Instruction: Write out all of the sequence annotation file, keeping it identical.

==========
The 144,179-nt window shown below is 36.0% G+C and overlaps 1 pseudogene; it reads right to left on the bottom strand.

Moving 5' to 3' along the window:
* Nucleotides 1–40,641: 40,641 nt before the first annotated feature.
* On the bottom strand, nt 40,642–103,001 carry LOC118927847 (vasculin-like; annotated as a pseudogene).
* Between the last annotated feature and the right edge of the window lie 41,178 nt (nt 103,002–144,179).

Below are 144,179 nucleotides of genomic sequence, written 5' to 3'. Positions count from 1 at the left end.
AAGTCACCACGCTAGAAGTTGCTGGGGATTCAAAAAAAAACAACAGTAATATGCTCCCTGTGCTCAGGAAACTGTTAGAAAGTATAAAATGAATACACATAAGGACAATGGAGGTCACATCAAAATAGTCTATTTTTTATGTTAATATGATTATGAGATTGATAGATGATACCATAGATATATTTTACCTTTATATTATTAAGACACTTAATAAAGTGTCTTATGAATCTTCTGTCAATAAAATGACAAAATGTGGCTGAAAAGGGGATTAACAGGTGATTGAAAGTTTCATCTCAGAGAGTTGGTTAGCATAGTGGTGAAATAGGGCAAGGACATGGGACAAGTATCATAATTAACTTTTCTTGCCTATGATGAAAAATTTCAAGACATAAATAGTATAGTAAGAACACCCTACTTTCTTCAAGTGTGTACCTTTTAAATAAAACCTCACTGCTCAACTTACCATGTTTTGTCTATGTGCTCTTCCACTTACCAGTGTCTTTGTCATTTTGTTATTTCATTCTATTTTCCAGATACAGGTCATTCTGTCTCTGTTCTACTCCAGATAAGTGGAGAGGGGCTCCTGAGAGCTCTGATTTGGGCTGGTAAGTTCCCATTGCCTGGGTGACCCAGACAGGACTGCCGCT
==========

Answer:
The 144,179-nt window shown below is 36.0% G+C and overlaps 1 pseudogene; it reads right to left on the bottom strand.

Moving 5' to 3' along the window:
* Nucleotides 1–40,641: 40,641 nt before the first annotated feature.
* On the bottom strand, nt 40,642–103,001 carry LOC118927847 (vasculin-like; annotated as a pseudogene).
* Between the last annotated feature and the right edge of the window lie 41,178 nt (nt 103,002–144,179).

Below are 144,179 nucleotides of genomic sequence, written 5' to 3'. Positions count from 1 at the left end.
AAGTCACCACGCTAGAAGTTGCTGGGGATTCAAAAAAAAACAACAGTAATATGCTCCCTGTGCTCAGGAAACTGTTAGAAAGTATAAAATGAATACACATAAGGACAATGGAGGTCACATCAAAATAGTCTATTTTTTATGTTAATATGATTATGAGATTGATAGATGATACCATAGATATATTTTACCTTTATATTATTAAGACACTTAATAAAGTGTCTTATGAATCTTCTGTCAATAAAATGACAAAATGTGGCTGAAAAGGGGATTAACAGGTGATTGAAAGTTTCATCTCAGAGAGTTGGTTAGCATAGTGGTGAAATAGGGCAAGGACATGGGACAAGTATCATAATTAACTTTTCTTGCCTATGATGAAAAATTTCAAGACATAAATAGTATAGTAAGAACACCCTACTTTCTTCAAGTGTGTACCTTTTAAATAAAACCTCACTGCTCAACTTACCATGTTTTGTCTATGTGCTCTTCCACTTACCAGTGTCTTTGTCATTTTGTTATTTCATTCTATTTTCCAGATACAGGTCATTCTGTCTCTGTTCTACTCCAGATAAGTGGAGAGGGGCTCCTGAGAGCTCTGATTTGGGCTGGTAAGTTCCCATTGCCTGGGTGACCCAGACAGGACTGCCGCT